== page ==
B. Lord, `The Gospels as Oral Traditional Literature', in W. O.
Walker, ed., The Relationships Among the Gospels (San
Antonio: Trinity University, 1978); etc, are not well informed on
writing practices in the first century.
As part of the discussion of the historical Jesus: concerning
what he actually said or did, the methods used to record them
become paramount. Ill informed opinions of the skeptics and
cynics that rely exclusively on memory, oral culture and tradition,
or mnemonic techniques for the transmission of Jesus' words
and deeds find plenty of room to question the veracity of the
It has been erroneously assumed by several academic schools
over the past few centuries that the Evangelists wrote from
memory, a fact that cannot be substantiated and necessitates
closing ones eyes to the historical realities of the currency of
shorthand, an art that was already well over three hundred years
in development and pervasive usage throughout the
Notarii or tabellio (AGORAIOS and AGORONOMOS and
SEMEIOGRAFOS or TAKUGRAFOS) were short-hand secretaries
who could take dictation. Suetonius, Ennius, says that Quintus
Ennius (239-169 BC) introduced notae, probably since he is
regarded by the Romans as the father of Roman literature.
However, cursive hand script for speed was used in Athens in
B.C. 284, a century before Ennius' Aetolian campaign. So,
shorthand was in wide usage throughout the Hellenistic world
well before the Evangelists wrote their respective Gospels.
Furthermore, Marcus Tullius Tiro, Cicero's amanuensis was one
of many notarii noted to have contributed to the development of
the art of stenography. He is credited with the invention of many
shorthand symbols including the ampersand "&" sometimes
called the "notae Tironianae" or "Tironian sign" a shorthand
symbol of "et per se" in Latin where the "et" is emblemed in
cursive script. This symbol substitution of words was found to
be more efficacious than the older "arte brachygraphie".
Brachygraphy was merely the omission of certain letters
(examples employ ligatures, and in Christian scribes in nomina
sacra) or the replacement of certain vowels or consonants by
strokes which allowed for quicker writing and the text to fit into
columns more conveniently. After Tiro we find shorthand or
tachygraphy taught in Rome in various schools. Seneca claims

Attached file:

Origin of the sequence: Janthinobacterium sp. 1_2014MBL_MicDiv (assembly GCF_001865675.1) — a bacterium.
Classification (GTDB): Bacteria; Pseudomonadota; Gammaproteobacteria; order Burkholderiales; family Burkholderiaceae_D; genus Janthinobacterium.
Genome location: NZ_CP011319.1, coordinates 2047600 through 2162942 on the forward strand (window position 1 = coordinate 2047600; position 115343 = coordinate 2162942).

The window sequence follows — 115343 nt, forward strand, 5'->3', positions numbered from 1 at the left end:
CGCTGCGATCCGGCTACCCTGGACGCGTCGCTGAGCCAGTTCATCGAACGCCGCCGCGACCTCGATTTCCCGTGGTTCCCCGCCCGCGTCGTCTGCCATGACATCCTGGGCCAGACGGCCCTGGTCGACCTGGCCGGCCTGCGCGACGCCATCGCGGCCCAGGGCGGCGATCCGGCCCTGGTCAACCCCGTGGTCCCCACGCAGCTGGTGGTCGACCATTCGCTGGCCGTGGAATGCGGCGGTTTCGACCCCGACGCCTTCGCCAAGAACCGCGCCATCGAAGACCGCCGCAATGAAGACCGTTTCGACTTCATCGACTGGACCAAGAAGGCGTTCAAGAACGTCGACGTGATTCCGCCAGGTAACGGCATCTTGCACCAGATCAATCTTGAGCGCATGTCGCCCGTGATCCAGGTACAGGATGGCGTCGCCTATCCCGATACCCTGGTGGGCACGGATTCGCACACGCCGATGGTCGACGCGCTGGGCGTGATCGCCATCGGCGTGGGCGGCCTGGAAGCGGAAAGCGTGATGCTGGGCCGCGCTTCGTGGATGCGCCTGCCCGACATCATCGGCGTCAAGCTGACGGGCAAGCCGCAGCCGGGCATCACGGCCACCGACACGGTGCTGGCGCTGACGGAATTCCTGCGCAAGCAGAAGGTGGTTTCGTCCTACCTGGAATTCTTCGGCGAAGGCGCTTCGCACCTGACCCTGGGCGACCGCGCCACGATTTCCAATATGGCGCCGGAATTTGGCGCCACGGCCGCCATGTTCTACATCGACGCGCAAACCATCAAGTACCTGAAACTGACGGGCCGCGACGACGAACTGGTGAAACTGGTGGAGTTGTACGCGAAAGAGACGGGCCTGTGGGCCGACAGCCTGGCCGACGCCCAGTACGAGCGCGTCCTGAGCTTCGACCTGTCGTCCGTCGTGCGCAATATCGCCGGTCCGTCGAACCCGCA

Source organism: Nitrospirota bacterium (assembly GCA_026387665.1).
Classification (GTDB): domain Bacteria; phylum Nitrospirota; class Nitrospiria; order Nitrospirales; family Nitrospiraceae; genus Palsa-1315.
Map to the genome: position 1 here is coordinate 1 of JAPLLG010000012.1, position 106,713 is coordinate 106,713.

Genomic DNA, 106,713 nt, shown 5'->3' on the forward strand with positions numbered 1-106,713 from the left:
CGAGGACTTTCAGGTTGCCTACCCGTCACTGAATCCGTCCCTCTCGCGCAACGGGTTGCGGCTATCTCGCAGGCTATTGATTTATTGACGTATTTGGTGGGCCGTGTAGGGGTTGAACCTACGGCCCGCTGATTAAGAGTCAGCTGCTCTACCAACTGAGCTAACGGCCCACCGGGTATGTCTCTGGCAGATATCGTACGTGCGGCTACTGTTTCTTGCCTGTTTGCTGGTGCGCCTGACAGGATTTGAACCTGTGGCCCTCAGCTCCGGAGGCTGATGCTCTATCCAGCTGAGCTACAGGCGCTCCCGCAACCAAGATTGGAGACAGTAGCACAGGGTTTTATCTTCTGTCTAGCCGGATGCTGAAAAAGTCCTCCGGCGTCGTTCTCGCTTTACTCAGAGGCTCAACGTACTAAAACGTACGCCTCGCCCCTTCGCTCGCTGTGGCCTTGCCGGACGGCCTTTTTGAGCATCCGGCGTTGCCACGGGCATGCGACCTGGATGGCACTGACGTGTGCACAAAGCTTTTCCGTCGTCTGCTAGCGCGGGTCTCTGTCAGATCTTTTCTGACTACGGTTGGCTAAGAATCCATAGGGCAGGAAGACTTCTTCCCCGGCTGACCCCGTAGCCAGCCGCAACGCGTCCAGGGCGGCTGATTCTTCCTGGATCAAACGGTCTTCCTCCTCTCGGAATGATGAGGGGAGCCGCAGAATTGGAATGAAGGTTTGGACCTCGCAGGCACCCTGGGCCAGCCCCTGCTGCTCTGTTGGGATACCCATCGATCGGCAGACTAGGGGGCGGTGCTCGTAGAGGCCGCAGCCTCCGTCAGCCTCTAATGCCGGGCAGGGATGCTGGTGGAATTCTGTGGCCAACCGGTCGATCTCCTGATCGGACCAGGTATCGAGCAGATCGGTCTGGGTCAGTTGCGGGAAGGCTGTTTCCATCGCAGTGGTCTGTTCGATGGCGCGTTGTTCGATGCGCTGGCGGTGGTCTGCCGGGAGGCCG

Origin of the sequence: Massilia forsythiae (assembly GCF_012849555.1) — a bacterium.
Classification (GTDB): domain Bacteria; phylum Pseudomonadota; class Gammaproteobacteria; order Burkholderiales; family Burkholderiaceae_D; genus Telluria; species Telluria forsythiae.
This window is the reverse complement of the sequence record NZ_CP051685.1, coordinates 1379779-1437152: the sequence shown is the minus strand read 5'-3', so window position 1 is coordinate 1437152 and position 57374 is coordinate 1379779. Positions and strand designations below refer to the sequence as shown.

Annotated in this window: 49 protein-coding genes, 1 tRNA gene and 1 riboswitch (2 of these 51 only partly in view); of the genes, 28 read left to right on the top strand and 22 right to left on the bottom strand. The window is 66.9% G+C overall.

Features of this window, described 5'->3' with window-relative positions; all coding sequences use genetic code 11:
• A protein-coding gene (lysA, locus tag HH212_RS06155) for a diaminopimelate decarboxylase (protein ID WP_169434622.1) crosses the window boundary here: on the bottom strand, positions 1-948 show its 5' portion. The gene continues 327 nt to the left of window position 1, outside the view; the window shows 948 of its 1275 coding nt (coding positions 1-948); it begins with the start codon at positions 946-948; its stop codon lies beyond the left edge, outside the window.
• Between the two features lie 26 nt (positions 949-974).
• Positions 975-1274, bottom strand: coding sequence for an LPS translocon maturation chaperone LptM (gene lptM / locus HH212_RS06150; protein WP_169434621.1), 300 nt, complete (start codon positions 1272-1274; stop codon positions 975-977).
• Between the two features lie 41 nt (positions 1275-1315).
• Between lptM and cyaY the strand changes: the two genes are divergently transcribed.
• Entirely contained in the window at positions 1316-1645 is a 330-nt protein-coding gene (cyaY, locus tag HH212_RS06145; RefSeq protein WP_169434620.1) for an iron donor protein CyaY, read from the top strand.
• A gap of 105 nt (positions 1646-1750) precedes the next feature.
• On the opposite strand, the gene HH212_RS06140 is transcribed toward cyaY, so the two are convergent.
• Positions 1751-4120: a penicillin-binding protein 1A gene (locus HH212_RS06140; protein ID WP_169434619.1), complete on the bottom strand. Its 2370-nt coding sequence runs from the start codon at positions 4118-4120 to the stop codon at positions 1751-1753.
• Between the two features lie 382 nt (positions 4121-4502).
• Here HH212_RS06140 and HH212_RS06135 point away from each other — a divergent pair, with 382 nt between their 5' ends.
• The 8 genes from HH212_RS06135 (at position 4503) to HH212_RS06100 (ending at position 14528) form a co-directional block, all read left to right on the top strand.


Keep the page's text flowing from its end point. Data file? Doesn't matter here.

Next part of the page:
to have complied or catalogued five thousand tachygraphic
symbols. Suetonius, Vespasian, says that Vespasian could
write shorthand with such dexterity and speed that he competed
with scribes for sport. Actuarii was another name given to the
notarii, short-hand clerks who recorded speeches in the senate,
or who kept private accounts. To distinguish public from private
records by notaries the Greeks used the phrase "EN AGUIA" as
seen in P. Oxy, 722.12. Later, the title notarii became exclusive
to the private secretaries of the emperor, and the title
"exceptores" became that for short-hand clerks. "Librarii ab
epistolis", sometimes called "ad manu", "a manu", and
"amanuensis" were secretaries who took dictation for letters.
The Berlin papyrus 8507 is a shorthand document of a
senatorial speech during the reign of Claudius A.D. 41-54 which
shows how widespread this art was by that date.
Some early written accounts and speeches may have been
recorded by apostles who acted as actuarii for the group. It is
plausible that some Jewish disciples of Jesus had acted this
way based on the Roman model of actuarii and notarii. These
would have been stenographic transcriptions of two types of
discourse: (1) acromatics (AKRAMAI), that is, private lectures
given in "veiled language" only to his chosen disciples in the
manner of Aristotle. For example, John 16,25 "I have spoken to
you in veiled language" is part of a long acromatical discourse,
which itself appears to be the "ipsissimum verbum Christum"
recorded by a (St. John) scribal actuarii; (2) public preaching in
the form of parables. In this regard the notion of the Gospels
containing the "ipsissimum verbum Christum" is once again
Cordially in Christ,